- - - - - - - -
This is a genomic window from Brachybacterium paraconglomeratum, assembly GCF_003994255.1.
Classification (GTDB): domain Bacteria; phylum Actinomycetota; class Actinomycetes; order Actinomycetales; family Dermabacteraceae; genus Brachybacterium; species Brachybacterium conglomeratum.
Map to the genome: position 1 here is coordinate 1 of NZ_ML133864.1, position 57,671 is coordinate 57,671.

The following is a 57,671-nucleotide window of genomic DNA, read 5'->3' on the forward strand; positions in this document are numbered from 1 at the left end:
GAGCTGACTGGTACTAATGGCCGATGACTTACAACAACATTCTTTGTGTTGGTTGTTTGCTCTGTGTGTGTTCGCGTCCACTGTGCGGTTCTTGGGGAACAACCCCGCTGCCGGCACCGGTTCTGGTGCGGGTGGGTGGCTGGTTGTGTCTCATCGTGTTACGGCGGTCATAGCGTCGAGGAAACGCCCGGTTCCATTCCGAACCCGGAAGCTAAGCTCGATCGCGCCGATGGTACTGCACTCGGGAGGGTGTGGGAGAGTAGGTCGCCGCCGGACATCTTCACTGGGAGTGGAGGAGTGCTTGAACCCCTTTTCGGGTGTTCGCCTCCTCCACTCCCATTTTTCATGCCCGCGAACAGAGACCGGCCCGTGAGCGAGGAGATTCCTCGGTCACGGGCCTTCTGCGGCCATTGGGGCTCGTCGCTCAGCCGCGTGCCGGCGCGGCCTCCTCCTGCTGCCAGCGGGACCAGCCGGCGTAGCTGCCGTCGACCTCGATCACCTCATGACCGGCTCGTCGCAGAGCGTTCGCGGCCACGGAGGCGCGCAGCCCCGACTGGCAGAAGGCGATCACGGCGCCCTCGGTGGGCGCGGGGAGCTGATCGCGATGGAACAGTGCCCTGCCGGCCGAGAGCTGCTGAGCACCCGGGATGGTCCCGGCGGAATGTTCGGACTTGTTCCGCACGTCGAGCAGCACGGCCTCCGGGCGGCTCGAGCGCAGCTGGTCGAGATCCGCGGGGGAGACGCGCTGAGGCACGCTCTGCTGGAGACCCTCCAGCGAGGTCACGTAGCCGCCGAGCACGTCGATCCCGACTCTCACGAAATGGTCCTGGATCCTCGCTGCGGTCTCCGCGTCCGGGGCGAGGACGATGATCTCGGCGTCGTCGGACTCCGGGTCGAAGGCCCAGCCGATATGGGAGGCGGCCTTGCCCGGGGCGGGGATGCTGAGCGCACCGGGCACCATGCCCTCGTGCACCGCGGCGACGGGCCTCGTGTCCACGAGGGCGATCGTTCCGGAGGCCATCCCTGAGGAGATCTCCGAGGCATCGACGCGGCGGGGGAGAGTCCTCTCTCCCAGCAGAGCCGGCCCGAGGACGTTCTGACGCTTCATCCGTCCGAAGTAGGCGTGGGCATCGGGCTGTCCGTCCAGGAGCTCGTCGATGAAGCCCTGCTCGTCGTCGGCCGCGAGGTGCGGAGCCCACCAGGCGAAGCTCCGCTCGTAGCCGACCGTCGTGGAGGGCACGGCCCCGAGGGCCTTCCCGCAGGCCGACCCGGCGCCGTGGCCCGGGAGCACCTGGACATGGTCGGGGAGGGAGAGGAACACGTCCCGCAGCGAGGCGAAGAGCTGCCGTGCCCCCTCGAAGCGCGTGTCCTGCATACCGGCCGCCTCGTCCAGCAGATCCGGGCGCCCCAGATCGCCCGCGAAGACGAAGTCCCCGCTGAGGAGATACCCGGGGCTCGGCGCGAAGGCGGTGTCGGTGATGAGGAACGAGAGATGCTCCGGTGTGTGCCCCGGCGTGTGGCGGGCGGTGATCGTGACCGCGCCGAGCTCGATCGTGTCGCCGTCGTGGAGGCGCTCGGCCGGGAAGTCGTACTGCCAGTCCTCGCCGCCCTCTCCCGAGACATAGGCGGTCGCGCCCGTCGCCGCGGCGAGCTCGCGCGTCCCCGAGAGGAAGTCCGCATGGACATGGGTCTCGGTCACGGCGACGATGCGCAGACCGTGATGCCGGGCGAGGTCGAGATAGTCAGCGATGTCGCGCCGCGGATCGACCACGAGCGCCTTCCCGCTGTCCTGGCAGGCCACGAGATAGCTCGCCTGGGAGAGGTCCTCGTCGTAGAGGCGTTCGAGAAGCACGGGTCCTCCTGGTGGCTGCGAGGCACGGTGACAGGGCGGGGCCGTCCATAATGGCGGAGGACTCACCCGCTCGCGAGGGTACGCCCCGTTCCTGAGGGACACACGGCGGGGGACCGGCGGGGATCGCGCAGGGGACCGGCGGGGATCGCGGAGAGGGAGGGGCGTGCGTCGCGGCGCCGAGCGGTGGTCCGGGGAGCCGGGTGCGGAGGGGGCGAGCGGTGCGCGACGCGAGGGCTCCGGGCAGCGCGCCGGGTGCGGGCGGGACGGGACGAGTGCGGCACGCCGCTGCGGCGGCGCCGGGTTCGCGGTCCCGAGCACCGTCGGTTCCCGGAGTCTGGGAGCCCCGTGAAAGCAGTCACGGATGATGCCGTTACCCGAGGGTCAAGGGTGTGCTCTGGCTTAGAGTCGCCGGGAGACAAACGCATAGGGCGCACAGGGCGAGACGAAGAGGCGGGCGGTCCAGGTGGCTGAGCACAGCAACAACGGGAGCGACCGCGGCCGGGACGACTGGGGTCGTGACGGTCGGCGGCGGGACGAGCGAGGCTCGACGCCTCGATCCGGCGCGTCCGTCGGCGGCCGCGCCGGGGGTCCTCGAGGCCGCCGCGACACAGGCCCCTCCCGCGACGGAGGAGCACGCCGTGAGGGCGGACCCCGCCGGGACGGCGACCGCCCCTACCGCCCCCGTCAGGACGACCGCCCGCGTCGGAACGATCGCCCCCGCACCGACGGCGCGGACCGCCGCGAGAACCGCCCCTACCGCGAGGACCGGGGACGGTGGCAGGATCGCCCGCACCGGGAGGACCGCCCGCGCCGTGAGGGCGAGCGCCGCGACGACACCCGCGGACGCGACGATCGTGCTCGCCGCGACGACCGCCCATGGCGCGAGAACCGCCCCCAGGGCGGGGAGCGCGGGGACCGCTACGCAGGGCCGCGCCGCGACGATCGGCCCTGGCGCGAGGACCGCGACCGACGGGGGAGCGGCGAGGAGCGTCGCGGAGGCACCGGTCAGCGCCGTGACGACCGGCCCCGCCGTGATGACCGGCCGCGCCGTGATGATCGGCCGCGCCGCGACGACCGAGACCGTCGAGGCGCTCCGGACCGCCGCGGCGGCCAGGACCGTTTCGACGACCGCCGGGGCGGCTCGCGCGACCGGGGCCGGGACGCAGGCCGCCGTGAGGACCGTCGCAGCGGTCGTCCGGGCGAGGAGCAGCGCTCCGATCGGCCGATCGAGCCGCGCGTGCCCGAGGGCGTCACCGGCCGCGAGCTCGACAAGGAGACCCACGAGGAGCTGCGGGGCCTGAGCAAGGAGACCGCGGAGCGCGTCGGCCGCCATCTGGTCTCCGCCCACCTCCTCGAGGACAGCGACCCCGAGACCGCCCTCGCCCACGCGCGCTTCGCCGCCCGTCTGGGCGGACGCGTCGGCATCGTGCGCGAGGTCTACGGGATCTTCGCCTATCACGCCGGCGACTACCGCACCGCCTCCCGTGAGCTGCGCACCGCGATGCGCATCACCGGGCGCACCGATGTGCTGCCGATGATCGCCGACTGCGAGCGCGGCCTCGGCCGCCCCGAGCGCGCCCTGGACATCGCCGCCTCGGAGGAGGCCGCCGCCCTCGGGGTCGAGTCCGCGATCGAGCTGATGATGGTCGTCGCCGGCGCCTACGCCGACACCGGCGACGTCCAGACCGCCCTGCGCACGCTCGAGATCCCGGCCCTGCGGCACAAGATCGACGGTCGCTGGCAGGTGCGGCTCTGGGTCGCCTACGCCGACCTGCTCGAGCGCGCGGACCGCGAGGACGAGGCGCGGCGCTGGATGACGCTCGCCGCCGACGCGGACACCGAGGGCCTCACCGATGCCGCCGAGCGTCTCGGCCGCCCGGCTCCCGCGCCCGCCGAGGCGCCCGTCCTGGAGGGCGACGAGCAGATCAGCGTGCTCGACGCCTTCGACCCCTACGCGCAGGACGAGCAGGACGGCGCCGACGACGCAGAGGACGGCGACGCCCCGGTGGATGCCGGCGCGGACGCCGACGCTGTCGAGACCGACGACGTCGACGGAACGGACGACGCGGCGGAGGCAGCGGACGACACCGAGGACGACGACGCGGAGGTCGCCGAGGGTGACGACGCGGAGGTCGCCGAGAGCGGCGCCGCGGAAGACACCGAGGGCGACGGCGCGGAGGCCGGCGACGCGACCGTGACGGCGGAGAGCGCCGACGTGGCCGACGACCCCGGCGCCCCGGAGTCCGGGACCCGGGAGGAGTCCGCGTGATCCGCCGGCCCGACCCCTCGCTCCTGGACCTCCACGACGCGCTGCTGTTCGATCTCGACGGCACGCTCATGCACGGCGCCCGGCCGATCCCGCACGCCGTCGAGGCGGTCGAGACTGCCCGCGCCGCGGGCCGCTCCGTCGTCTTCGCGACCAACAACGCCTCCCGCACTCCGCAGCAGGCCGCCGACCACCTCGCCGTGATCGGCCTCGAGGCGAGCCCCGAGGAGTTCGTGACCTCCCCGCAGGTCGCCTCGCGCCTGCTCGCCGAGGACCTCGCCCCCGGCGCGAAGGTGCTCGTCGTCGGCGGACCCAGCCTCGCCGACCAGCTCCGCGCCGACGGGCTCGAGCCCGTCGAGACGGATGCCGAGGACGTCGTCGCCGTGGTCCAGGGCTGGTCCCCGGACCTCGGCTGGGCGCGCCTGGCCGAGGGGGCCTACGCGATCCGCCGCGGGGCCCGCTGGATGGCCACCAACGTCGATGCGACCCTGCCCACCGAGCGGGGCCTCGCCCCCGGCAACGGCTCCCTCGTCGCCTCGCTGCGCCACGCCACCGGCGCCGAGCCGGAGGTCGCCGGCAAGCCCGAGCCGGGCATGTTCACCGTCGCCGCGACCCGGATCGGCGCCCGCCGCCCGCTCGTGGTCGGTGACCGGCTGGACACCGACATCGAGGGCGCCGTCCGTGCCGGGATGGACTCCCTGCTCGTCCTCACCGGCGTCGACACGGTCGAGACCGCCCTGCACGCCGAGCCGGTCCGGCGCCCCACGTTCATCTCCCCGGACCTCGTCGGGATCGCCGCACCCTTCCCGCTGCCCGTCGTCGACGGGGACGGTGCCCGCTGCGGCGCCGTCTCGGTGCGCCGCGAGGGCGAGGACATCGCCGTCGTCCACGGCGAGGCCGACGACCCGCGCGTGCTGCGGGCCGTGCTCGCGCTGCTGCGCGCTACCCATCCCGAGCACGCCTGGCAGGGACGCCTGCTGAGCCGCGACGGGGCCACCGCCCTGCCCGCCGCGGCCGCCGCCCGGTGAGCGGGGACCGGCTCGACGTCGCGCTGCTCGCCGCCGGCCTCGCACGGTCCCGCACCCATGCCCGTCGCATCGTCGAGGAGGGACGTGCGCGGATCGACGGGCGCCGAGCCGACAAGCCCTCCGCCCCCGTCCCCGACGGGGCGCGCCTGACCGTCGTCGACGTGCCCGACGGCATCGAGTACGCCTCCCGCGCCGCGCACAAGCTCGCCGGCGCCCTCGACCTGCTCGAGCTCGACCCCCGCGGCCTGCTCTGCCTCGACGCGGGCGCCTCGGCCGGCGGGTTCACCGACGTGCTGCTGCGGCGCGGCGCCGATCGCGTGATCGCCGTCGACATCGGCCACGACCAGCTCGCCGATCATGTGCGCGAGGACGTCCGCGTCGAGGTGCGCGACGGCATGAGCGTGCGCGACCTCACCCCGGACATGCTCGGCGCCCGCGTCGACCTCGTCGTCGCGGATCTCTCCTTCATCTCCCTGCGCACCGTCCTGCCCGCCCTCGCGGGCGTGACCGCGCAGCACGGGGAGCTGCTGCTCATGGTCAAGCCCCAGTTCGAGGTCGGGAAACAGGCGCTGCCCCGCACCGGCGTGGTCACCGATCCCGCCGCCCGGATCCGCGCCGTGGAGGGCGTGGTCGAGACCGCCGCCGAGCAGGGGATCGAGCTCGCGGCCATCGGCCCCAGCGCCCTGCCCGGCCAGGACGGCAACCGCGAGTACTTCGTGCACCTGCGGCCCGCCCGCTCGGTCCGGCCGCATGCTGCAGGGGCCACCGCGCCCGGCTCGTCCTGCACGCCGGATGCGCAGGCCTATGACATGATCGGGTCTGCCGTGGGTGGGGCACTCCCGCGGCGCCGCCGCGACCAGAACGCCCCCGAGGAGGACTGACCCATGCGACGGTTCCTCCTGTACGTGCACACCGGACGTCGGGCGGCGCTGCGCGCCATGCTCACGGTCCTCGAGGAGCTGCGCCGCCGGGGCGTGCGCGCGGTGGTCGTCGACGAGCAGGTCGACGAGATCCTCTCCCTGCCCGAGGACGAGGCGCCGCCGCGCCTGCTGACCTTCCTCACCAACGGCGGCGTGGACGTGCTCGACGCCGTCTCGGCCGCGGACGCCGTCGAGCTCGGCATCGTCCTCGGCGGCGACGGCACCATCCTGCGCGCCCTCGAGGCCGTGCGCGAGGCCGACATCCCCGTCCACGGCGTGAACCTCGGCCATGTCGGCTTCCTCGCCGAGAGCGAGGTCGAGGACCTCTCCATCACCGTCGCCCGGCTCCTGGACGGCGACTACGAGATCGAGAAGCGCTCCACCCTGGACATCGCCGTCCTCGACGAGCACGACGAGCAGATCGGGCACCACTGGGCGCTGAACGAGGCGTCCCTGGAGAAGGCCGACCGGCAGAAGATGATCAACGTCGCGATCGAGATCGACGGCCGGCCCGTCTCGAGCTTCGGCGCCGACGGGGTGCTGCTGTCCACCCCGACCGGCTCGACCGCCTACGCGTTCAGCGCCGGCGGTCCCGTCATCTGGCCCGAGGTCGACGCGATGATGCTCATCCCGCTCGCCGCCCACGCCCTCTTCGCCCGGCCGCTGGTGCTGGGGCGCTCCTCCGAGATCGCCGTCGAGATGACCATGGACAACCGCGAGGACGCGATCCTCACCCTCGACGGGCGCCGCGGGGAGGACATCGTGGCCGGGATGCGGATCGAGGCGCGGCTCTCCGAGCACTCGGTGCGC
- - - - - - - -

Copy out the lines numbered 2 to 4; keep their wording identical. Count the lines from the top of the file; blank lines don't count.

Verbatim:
Classification (GTDB): domain Bacteria; phylum Actinomycetota; class Actinomycetes; order Actinomycetales; family Dermabacteraceae; genus Brachybacterium; species Brachybacterium conglomeratum.
Map to the genome: position 1 here is coordinate 1 of NZ_ML133864.1, position 57,671 is coordinate 57,671.

The following is a 57,671-nucleotide window of genomic DNA, read 5'->3' on the forward strand; positions in this document are numbered from 1 at the left end: